DES MOINES, Iowa – A church in Des Moines has filed a federal lawsuit seeking to strike down as unconstitutional a portion of a 2007 Iowa law and a similar Des Moines city code section that could apply transgender bathroom rules to churches.
The Fort Des Moines Church of Christ filed the lawsuit Monday in federal court in Des Moines against the Iowa Civil Rights Commission and the city. The church asks for an order that keeps the state and the city from enforcing the rules that would allow biological males who identify as women from using women's bathrooms, showers or changing rooms and the same for females identifying as men.
The church says it teaches that "maleness or femaleness is designed by God and is tied to biology, chromosomes, physiology, and anatomy."
The church says the commission has published a brochure that says the state law sometimes applies to churches when they operate a child care facility or when church services are open to the public.
The church said since services are always open, the commission's interpretation of the law could stop the church's minister from preaching sermons addressing God's design for human sexuality. It could also force the church to open its restrooms and showers to persons of the opposite sex violating its deeply held religious beliefs and several constitutional rights including free speech and freedom of religion.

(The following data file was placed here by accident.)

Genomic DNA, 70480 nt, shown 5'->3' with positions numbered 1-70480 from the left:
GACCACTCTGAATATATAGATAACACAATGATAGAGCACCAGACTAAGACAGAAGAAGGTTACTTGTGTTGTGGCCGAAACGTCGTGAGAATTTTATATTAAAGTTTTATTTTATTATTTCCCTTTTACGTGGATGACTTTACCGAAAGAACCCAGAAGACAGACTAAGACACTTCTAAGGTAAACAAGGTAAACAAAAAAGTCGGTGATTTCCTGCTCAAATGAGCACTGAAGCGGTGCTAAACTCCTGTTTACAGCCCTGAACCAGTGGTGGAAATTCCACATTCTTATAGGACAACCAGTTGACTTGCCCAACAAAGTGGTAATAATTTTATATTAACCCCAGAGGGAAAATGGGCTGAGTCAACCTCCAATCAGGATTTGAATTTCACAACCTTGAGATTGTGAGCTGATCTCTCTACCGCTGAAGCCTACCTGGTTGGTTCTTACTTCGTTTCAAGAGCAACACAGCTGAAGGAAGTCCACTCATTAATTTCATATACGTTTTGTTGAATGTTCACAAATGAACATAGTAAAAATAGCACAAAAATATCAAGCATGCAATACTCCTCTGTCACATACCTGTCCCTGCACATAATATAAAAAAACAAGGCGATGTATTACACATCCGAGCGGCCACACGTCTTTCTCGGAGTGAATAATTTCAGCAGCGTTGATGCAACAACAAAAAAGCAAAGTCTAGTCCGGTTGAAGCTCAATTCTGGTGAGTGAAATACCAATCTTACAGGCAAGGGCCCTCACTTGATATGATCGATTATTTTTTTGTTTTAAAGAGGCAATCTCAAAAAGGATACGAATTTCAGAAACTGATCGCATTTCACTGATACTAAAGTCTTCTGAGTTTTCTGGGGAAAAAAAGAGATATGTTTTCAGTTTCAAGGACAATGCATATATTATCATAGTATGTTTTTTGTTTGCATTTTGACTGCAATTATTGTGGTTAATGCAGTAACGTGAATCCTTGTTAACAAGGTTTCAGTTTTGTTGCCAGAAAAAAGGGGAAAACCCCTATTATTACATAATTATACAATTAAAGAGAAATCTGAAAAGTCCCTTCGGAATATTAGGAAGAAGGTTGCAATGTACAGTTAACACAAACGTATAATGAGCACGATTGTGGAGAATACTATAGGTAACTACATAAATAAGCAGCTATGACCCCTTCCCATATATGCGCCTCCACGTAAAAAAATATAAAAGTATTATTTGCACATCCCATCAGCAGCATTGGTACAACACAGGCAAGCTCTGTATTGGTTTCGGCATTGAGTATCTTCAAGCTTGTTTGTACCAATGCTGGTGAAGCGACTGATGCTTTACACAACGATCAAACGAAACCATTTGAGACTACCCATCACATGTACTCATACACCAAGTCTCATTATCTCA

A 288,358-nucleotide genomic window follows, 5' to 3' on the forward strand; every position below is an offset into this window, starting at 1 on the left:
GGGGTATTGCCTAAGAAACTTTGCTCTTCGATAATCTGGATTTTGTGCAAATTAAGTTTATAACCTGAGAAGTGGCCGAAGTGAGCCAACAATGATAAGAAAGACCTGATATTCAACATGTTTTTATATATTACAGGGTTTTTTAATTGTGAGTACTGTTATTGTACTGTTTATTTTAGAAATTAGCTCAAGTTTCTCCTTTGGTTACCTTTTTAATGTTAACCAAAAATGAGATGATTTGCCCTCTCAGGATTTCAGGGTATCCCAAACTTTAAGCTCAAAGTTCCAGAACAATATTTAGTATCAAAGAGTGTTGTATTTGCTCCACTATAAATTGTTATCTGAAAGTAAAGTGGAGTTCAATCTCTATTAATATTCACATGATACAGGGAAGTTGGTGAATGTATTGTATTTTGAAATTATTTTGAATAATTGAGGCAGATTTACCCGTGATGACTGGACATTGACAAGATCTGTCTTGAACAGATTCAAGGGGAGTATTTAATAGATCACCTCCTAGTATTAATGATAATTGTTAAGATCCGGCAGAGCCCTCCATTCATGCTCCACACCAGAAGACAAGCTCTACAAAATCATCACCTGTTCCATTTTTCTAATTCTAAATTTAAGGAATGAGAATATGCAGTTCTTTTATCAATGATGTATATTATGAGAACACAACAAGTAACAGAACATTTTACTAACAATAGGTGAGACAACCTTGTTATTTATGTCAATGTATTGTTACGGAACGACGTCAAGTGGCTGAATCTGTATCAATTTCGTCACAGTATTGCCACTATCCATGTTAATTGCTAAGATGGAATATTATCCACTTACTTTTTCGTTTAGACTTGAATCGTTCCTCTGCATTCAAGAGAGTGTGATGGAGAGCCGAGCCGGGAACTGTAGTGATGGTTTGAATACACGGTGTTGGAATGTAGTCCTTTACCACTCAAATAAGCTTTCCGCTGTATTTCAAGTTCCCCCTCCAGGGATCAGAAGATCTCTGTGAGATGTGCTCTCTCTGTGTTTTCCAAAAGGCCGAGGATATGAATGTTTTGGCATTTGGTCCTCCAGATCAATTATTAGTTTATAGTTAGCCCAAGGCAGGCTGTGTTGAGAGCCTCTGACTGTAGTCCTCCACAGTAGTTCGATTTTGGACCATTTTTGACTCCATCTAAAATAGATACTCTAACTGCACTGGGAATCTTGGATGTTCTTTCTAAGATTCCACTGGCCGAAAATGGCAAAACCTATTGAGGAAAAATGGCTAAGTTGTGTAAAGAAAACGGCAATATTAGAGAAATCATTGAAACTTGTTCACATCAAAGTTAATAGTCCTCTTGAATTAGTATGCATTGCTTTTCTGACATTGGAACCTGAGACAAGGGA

The nonprofit religious legal defense organization Alliance Defending Freedom is representing the church.
"Churches should be free to teach their religious beliefs and operate their houses of worship according to their faith without being threatened by the government," said ADF Legal Counsel Christiana Holcomb in a statement.
The Cornerstone World Outreach Church in Sioux City said Tuesday it has hired the Texas-based First Liberty Institute to help it pursue legal action if the commission doesn't change its intentions by Aug. 5.
"This is a clear case of the state violating the sanctity of the church. It should send chills down the spine of every congregation in Iowa," Chelsey Youman, a lawyer with First Liberty Institute.
Iowa Civil Rights Commission spokeswoman Kristin Johnson did not immediately respond to messages.